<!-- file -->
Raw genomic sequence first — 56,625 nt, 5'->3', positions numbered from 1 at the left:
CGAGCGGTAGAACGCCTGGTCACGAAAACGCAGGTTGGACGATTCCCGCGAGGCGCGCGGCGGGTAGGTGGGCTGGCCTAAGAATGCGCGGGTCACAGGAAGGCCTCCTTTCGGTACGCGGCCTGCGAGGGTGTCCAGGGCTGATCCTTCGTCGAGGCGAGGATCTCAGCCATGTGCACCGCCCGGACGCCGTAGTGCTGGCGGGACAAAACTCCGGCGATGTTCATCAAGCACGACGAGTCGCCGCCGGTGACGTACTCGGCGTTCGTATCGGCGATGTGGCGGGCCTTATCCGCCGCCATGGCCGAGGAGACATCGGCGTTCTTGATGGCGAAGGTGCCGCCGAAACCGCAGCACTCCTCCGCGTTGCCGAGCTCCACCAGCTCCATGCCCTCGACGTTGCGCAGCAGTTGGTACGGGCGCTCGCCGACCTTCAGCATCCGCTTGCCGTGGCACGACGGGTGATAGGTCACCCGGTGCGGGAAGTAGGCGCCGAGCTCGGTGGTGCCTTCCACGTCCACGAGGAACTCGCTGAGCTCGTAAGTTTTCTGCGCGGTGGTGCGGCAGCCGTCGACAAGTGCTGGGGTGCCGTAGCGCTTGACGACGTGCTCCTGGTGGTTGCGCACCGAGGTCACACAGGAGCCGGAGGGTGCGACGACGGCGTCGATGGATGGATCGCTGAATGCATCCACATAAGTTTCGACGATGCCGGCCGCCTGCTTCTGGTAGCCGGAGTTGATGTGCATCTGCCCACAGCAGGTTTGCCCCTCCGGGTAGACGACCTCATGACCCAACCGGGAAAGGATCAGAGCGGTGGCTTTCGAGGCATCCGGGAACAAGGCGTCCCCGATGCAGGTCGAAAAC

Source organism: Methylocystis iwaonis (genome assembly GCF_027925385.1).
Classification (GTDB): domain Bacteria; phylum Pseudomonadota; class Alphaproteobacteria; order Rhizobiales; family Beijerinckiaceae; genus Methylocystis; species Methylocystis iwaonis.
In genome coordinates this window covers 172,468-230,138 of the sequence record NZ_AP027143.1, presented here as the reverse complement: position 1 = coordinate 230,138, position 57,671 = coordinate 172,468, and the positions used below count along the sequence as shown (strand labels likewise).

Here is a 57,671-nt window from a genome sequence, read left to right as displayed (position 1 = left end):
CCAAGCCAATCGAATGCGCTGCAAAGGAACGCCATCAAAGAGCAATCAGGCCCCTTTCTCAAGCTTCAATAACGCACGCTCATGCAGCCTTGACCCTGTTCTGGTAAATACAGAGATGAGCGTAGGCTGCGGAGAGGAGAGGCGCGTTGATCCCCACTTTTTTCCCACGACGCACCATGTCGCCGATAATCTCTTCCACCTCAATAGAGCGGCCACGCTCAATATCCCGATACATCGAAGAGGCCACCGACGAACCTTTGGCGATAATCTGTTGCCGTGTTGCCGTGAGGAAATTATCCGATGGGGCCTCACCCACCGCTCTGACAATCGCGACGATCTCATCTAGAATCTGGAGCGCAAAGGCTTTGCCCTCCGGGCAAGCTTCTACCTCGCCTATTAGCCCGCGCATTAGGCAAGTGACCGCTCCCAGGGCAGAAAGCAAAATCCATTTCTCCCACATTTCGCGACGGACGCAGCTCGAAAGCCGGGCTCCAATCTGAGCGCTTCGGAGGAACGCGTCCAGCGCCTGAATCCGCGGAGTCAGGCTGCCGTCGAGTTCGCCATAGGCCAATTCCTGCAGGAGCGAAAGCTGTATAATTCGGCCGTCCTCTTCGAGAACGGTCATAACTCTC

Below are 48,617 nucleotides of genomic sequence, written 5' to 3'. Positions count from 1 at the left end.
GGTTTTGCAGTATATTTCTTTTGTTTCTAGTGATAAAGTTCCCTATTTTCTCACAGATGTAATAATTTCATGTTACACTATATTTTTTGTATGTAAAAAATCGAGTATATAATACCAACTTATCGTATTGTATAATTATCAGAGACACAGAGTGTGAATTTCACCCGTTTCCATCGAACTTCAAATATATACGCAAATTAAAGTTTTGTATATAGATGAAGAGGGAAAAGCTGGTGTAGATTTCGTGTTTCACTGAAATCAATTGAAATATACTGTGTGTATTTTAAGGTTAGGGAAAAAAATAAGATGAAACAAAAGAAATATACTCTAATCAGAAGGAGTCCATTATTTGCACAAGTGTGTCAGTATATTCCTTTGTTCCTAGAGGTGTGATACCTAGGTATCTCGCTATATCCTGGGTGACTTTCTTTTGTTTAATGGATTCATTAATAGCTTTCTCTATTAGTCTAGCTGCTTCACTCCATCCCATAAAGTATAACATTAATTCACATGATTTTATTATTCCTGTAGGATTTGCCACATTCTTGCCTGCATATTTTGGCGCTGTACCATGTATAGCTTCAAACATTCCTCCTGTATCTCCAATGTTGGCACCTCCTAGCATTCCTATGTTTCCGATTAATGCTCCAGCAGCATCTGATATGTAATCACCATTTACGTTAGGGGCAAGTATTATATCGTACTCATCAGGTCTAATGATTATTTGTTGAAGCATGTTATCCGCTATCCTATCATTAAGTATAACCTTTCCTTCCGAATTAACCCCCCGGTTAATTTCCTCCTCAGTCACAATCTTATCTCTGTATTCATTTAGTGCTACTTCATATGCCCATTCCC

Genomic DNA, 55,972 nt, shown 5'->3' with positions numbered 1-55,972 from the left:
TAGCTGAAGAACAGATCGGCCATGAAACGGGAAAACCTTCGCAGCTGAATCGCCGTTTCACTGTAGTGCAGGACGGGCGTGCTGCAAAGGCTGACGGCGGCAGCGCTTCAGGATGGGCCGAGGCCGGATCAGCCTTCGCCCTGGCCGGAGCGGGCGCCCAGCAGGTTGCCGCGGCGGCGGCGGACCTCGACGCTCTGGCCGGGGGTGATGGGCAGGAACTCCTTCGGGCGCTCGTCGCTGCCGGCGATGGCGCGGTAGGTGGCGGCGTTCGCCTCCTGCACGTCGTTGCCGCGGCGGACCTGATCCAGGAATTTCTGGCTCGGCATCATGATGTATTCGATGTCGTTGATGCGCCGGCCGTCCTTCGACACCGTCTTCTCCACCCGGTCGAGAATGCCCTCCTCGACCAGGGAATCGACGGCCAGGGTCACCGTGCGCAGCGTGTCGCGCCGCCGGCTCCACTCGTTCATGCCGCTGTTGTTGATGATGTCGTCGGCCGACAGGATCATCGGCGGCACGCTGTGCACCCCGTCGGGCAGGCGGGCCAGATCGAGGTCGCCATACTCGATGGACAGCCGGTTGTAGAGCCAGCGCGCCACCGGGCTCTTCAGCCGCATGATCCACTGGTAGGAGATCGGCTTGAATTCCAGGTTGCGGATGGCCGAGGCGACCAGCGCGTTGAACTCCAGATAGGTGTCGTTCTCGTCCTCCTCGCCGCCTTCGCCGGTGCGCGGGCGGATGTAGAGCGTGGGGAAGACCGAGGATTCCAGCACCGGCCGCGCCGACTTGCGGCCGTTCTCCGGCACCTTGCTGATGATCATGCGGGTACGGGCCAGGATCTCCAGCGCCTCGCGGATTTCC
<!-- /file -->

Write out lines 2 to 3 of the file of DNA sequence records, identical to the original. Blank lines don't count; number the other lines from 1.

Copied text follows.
CGAGCGGTAGAACGCCTGGTCACGAAAACGCAGGTTGGACGATTCCCGCGAGGCGCGCGGCGGGTAGGTGGGCTGGCCTAAGAATGCGCGGGTCACAGGAAGGCCTCCTTTCGGTACGCGGCCTGCGAGGGTGTCCAGGGCTGATCCTTCGTCGAGGCGAGGATCTCAGCCATGTGCACCGCCCGGACGCCGTAGTGCTGGCGGGACAAAACTCCGGCGATGTTCATCAAGCACGACGAGTCGCCGCCGGTGACGTACTCGGCGTTCGTATCGGCGATGTGGCGGGCCTTATCCGCCGCCATGGCCGAGGAGACATCGGCGTTCTTGATGGCGAAGGTGCCGCCGAAACCGCAGCACTCCTCCGCGTTGCCGAGCTCCACCAGCTCCATGCCCTCGACGTTGCGCAGCAGTTGGTACGGGCGCTCGCCGACCTTCAGCATCCGCTTGCCGTGGCACGACGGGTGATAGGTCACCCGGTGCGGGAAGTAGGCGCCGAGCTCGGTGGTGCCTTCCACGTCCACGAGGAACTCGCTGAGCTCGTAAGTTTTCTGCGCGGTGGTGCGGCAGCCGTCGACAAGTGCTGGGGTGCCGTAGCGCTTGACGACGTGCTCCTGGTGGTTGCGCACCGAGGTCACACAGGAGCCGGAGGGTGCGACGACGGCGTCGATGGATGGATCGCTGAATGCATCCACATAAGTTTCGACGATGCCGGCCGCCTGCTTCTGGTAGCCGGAGTTGATGTGCATCTGCCCACAGCAGGTTTGCCCCTCCGGGTAGACGACCTCATGACCCAACCGGGAAAGGATCAGAGCGGTGGCTTTCGAGGCATCCGGGAACAAGGCGTCCCCGATGCAGGTCGAAAAC

Source organism: Methylocystis iwaonis (genome assembly GCF_027925385.1).